3. Integrity and availability for EGNOS. Concerning the field of ionospheric studies, gAGE/UPC has developed a new indicator of ionospheric activity (IAI), the Along Arc TEC Rate (AATR) [Juan et al. 2018a; Sanz et al. 2014]. From an analysis of the behavior of the SBAS systems under different ionospheric conditions, it has been demonstrated that this AATR indicator is a very suitable means to discern if the SBAS service availability anomalies are linked to the ionosphere. In this sense, the AATR indicator has been selected as the metric to characterize the operational conditions of the ionosphere within the framework of EGNOS operations and activities. Likewise, the AATR index has been adopted as a standard tool by the International Civil Aviation Organization (ICAO) for joint ionospheric studies in the different SBAS systems (WAAS, EGNOS, MSAS...). 

On the other hand, gAGE/UPC is giving support to the EGNOS Project Office in the generation of Ionosphere Expert Team Scenarios (IET) for EGNOS. In particular, has generated the IET7 (Halloween storm moved to Europe), IET8, IET9 (Long Duration IET scenarios) and IET10 (ICASES1 and ICASES2 project, see Table 4‑15) and has developed the Feared Events projects for Signal in Space analysis and anomaly investigation.

From 2001 to 2012, gAGE/UPC was an active member of the ESTB/EGNOS Data Collection and Analysis Working Group of Eurocontrol. This working group was devoted to the Operational Validation Activities for EGNOS. gAGE/UPC developed its own tools to analyze the SBAS (EGNOS/WAAS) signal, in both position and Signal in Space domains, including a Global Monitoring System (under an Eurocontrol contract) to analyze the performance of the EGNOS system over Europe on a daily basis.

Finally, gAGE/UPC, in collaboration with ESA, has developed several studies on the transfer of integrity from pseudo-range to position domains that have led to the Stanford-ESA Integrity Diagram (awarded by the US ION GNSS 2006). This technique is used to assess the robustness of the EGNOS system with respect to the integrity bound provision, for all possible satellite geometrical conditions. The Stanford-ESA Integrity Diagram was adopted by the GSA recommendations for the EGNOS safety certification as a tool for the integrity assessment in the position domain.

  1. EGNOS maritime service. Recently, gAGE/UPC has evaluated how EGNOS meets the International Maritime Organization (IMO) requirements established in its Resolution A.1046 for navigation in harbor entrances, harbor approaches, and coastal waters: 99.8% of signal availability, 99.8% of service availability, 99.97% of service continuity and 10 m of horizontal accuracy. Using the GNSS Laboratory Tool Suite (gLAB, see next point) to compute the EGNOS service maps, showing a signal availability of 99.999%, a horizontal accuracy of 0.91 m at the 95th percentile, and the regions where the IMO requirements on service availability and service continuity are met. From that study, a revision of the assumptions made in the EGNOS Maritime Service against those made in EGNOS for civil aviation has been suggested. In particular, the use of the EGNOS Message Type 10.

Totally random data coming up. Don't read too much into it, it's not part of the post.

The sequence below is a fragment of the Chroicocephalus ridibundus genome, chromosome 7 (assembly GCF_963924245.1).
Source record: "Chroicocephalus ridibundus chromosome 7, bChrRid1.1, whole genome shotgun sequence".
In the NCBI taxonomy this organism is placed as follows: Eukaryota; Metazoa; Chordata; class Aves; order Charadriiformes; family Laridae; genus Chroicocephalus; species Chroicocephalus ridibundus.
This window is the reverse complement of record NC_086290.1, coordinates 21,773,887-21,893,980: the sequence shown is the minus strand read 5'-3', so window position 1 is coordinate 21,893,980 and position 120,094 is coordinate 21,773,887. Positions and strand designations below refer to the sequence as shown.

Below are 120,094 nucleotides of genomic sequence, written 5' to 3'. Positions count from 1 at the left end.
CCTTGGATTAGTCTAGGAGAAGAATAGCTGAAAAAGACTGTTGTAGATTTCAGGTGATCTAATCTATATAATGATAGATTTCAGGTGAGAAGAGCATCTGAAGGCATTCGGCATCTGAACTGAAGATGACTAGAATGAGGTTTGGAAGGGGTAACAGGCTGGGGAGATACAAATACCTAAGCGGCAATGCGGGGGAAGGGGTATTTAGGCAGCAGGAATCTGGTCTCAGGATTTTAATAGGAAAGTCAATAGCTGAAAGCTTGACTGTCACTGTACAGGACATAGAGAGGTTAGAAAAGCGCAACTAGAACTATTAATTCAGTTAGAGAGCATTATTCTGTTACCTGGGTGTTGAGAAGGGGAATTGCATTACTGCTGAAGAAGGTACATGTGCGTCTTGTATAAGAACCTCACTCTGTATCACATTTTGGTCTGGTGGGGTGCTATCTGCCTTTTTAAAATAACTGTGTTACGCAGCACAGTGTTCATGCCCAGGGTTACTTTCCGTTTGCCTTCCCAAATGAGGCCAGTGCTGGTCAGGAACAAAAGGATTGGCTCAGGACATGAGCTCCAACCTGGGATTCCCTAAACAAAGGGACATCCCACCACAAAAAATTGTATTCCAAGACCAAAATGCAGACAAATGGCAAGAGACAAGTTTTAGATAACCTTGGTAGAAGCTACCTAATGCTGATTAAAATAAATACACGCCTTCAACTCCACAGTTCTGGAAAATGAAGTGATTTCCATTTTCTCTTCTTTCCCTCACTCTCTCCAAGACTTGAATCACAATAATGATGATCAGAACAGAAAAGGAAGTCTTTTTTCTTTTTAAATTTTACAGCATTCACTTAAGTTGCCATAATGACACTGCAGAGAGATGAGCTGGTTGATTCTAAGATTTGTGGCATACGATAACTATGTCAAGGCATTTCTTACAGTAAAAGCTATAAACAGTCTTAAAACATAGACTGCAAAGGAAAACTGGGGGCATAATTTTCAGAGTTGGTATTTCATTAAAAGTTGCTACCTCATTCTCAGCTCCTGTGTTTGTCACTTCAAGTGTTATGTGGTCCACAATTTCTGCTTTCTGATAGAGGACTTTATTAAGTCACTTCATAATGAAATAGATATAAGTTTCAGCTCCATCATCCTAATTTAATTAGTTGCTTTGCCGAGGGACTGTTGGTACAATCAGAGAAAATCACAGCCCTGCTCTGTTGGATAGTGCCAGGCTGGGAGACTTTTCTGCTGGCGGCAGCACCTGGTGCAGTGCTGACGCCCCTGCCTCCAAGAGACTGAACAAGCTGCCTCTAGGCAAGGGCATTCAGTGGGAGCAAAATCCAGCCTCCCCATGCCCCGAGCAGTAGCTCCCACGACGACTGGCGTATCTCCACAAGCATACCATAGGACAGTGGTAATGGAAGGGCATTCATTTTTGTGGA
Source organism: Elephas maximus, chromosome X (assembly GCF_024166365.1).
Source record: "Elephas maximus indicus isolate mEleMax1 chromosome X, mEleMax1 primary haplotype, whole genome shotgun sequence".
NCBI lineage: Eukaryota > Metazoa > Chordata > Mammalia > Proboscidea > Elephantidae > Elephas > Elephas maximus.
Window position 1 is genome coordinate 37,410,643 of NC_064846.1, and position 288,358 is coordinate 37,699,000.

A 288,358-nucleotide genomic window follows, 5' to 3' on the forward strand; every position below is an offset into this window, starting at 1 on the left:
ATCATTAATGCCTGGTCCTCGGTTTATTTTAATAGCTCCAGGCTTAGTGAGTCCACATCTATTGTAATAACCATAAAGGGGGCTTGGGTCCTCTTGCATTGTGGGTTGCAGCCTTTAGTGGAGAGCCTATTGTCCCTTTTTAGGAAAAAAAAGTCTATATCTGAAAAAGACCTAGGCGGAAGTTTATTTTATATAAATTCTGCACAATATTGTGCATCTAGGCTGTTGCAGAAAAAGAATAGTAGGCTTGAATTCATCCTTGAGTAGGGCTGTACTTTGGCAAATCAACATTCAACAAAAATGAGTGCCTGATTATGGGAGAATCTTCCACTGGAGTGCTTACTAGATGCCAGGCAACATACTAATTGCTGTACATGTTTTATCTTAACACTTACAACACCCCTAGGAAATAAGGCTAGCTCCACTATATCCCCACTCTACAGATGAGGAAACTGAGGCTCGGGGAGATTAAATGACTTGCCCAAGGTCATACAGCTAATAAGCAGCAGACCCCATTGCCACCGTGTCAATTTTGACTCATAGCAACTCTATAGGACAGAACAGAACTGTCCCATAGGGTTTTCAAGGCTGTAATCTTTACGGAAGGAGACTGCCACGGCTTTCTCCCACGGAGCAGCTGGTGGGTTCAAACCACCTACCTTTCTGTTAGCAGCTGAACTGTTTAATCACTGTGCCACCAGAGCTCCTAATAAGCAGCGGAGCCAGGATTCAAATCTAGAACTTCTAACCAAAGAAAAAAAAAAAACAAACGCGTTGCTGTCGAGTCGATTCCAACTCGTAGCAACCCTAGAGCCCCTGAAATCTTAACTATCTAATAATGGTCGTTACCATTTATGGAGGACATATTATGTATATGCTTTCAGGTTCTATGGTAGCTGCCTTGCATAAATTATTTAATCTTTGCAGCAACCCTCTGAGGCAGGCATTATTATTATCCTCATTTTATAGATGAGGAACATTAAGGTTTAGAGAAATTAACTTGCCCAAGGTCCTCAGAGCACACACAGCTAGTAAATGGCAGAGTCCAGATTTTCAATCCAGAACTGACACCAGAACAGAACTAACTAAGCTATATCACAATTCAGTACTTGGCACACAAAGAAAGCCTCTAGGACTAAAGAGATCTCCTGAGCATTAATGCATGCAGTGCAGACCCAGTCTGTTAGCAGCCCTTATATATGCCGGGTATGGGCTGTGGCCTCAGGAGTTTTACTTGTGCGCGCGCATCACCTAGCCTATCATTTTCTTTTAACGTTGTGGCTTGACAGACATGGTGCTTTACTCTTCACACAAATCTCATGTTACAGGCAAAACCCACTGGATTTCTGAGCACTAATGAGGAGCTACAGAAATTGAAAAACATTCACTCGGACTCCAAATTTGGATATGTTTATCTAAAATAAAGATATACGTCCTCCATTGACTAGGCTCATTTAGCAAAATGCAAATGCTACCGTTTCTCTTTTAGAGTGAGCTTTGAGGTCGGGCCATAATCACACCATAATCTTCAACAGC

2. The GNSS laboratory tool suite (gLAB). Officially developed by gAGE/UPC under several ESA contracts (see Table 4‑15), this software tool provides multi-frequency/multi-constellation PPP as well as standard (mass-market) point positioning in static and kinematic modes. It also provides differential positioning, and EGNOS modernized V3 version, including integrity of ionospheric corrections and monitoring of availability. In the next months, in agreement with ESTEC/ESA, gAGE/UPC will expand the scope of the software to include RAIM and Advanced RAIM tools and, in particular, adding an experimental RAIM for maritime services.
  3. Scintillation mitigation for precise positioning. In the framework of the activities developed under two ESA projects [SCIONAV and CLIMIONO, see Table 4‑15], gAGE/UPC has developed a new methodology to derive reliable scintillation monitoring parameters (S4, σφ and ROTI) using measurements from geodetic receivers operating at 1 Hz sampling frequency. This methodology is known as the geodetic detrending (GD) technique. Thanks to an accurate geodetic and ionospheric modelling, the GD technique allows to analyze scintillation impact on GNSS measurements and to detect small cycle-slips (of one or two cycles) produced by scintillation in individual (uncombined) GNSS signals. This has paved the way to implement suitable mitigation techniques to allow precise positioning (PPP) under scintillation conditions in high and low latitudes.